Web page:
Forehead Answers & Q's

Please feel free to browse through my frequently asked questions. If you have a question that is not listed, please email me.

1. What is this site all about and how did you come up with it?
Well, it all started in January and February 2005 I made close to $50,000 by selling ad space on my forehead in the form of temporary tattoos. You can read more about it through the various articles on the media page here. I am a web developer and I tend to be on top of all of the latest "internet crazes." After seeing some other high profile ebay auctions sell for huge amounts of money, including a grilled cheese sandwich that sold for close to $20,000, I decided to think of something to sell as well. I knew it had to be somewhat strange to catch attention, and I knew that it also had to have a lasting value. 30 days seemed long enough.

2. Is the tattoo permanent, or is it temporary?
Temporary. I would never get a permanent tattoo on my forehead.

3. I love your idea? How original! Would you be interested in hiring me to advertise on my forehead also? I want to do this too but don't know where to start.
This isn't something I had planned when I wrote my original listing. I may try to get a system together in the future, so that others can do what I have done, but it's a lot harder than you would think.

4. Is this something that you plan to do again, or is it a one time deal?
Yes, I am planning on doing this from time to time as an ongoing forehead advertising campaign. I do a lot with web development, and have to spend a lot of time working on that, but I'd like to think that this could turn into an annual campaign.

5. Auctions like this are ruining eBay. Why did you list this on eBay?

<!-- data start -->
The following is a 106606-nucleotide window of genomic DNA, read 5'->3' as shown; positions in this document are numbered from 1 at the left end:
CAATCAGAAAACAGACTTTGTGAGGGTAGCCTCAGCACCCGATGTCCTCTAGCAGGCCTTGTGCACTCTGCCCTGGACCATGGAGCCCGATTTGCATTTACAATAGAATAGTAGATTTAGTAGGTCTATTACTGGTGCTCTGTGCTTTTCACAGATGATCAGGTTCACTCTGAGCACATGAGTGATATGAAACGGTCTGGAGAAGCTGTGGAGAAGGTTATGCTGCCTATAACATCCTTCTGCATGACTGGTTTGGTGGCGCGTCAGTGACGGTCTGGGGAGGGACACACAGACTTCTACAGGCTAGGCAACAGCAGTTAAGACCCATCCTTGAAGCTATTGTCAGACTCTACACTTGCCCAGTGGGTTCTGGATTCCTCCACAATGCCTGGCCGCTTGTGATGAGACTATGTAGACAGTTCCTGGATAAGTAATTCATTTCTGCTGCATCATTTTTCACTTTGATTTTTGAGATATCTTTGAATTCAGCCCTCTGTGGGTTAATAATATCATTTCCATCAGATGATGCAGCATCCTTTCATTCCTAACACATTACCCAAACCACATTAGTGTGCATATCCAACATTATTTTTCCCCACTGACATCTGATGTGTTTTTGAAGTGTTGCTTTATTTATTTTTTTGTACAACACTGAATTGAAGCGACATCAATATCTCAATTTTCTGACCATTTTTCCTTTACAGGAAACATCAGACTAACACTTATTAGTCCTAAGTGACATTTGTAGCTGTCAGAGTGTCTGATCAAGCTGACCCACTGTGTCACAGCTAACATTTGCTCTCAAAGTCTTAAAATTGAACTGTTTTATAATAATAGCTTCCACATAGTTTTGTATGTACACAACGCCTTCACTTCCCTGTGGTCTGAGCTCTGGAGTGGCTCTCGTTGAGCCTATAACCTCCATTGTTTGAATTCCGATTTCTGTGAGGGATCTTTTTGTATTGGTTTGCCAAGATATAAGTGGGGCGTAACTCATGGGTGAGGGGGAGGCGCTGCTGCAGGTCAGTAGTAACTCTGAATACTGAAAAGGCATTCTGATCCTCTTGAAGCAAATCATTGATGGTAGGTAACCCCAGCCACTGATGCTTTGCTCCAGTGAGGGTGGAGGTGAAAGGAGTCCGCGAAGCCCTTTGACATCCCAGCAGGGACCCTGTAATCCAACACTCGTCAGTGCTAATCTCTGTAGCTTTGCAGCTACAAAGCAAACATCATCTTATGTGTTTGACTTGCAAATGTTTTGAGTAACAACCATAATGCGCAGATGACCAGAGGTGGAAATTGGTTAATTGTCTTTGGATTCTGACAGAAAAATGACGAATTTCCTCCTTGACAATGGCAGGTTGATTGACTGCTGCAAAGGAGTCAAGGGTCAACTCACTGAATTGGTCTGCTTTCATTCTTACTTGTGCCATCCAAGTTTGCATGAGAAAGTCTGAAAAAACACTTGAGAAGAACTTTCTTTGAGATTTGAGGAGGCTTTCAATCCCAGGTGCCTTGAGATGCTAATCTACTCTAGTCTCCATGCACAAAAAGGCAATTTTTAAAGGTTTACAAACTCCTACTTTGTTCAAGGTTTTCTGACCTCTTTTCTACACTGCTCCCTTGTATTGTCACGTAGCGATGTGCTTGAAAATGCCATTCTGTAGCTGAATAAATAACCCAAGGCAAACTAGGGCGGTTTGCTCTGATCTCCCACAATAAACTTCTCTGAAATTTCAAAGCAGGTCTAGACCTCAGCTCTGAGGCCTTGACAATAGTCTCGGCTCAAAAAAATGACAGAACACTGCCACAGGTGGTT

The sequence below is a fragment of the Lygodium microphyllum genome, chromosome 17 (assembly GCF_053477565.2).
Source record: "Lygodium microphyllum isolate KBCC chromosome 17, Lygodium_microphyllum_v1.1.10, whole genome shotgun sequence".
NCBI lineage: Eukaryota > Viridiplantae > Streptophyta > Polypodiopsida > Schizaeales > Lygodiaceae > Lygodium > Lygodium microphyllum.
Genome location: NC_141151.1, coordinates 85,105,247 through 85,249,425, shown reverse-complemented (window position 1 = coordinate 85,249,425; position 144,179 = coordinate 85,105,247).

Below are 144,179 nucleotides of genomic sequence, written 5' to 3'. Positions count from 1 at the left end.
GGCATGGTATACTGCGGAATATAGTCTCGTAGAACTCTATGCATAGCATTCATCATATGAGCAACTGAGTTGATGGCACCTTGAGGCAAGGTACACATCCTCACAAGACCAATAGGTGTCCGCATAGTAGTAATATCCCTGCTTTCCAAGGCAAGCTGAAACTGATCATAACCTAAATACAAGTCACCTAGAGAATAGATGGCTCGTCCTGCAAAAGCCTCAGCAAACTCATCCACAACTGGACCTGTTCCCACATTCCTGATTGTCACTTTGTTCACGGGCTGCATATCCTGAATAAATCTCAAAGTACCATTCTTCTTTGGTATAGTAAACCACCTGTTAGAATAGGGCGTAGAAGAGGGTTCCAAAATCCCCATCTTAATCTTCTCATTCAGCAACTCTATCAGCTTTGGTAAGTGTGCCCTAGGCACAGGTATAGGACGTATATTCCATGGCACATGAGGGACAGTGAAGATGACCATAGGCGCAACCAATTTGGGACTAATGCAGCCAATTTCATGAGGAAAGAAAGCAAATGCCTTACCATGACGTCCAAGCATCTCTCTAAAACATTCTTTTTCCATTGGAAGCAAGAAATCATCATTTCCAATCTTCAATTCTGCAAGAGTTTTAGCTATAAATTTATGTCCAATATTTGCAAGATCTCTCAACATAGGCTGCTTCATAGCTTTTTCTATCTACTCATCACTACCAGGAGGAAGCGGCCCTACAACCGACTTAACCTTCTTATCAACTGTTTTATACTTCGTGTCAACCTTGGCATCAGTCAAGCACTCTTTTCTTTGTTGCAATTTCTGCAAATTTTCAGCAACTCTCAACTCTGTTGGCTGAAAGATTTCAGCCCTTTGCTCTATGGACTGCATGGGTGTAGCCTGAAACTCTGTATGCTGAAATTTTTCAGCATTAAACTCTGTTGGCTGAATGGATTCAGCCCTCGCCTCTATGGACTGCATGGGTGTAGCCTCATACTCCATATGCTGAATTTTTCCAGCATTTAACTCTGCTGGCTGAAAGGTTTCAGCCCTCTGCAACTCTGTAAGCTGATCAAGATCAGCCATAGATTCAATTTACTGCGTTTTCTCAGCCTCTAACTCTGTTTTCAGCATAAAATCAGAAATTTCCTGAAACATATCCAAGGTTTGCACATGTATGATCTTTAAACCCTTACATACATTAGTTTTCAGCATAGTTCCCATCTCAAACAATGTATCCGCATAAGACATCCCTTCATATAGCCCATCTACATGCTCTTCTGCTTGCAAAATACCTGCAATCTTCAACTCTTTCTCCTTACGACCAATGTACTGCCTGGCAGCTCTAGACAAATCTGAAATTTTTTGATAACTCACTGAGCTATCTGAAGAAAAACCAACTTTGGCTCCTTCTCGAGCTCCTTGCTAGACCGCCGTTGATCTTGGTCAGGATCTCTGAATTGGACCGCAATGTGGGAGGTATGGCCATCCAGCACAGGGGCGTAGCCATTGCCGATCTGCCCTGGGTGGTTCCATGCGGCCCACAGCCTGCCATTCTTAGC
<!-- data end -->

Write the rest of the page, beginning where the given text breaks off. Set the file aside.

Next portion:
EBay is one of the best marketplaces for pitching new ideas. I knew from the start that eBay would be my vehicle to help get this campaign out to the masses. Auctions like this are NOT ruining eBay. In fact, eBay has now even added a "Advertising Opportunities" subcategory under their "Everything Else" top level category because of the success of this auction and the copycats that followed.

6. What do you think about others who copy your idea?
The more people who copy the idea, the better and more successful the idea becomes. The idea has been in the news throughout 2005, and now I plan to carry it over into 2006.

7. What is the most fun part about being the "Forehead Guy?"
Like I have said in some interviews, it's fun having the recognition. It's also nice to be able to change my look and go back to normal life when I am not currently "advertising" for anyone. Before this experience, I had never been in the news. Now I have been on the front page in Taiwan. That's a big jump into the media, and it's been great so far.

8. What was your favorite interview?
My favorite interview was my live interview on ABC's Good Morning America. The people there were great and just really fun to be around. They took time to talk with me after the show, and I got to meet everyone and take a tour of the set. It was also my first time to Times Square, which was amazing. I had a great time with all of my interviews. TV was especially fun, but those radio DJ's were great to talk to as well. Some of the radio interviews I was on were hilarious and also very memorable!

9. What are you doing now? Did you get a job in marketing?
I am currently the CEO and Creative Director at NURV, a multimedia development company, and Founding Editor-In-Chief at PopMalt, an entertainment and humor website. When I first started this forehead campaign, I was employed at a custom computer website as a web designer. After the success of Human Ad Space, I was able to leave that position and focus more on starting my own companies.

10. What does the future hold for Human Ad Space? Will this trend die off, or is it just beginning?
To be honest, I doubt that there will ever be a day where every forehead is used as ad space, however, I wouldn't be surprised to see more of this in the future. The media loves the idea, and so does the general public. I think forehead advertising will be around for a while. As long as people are still turning their heads when they see somebody with a forehead ad, the marketing value is still there.


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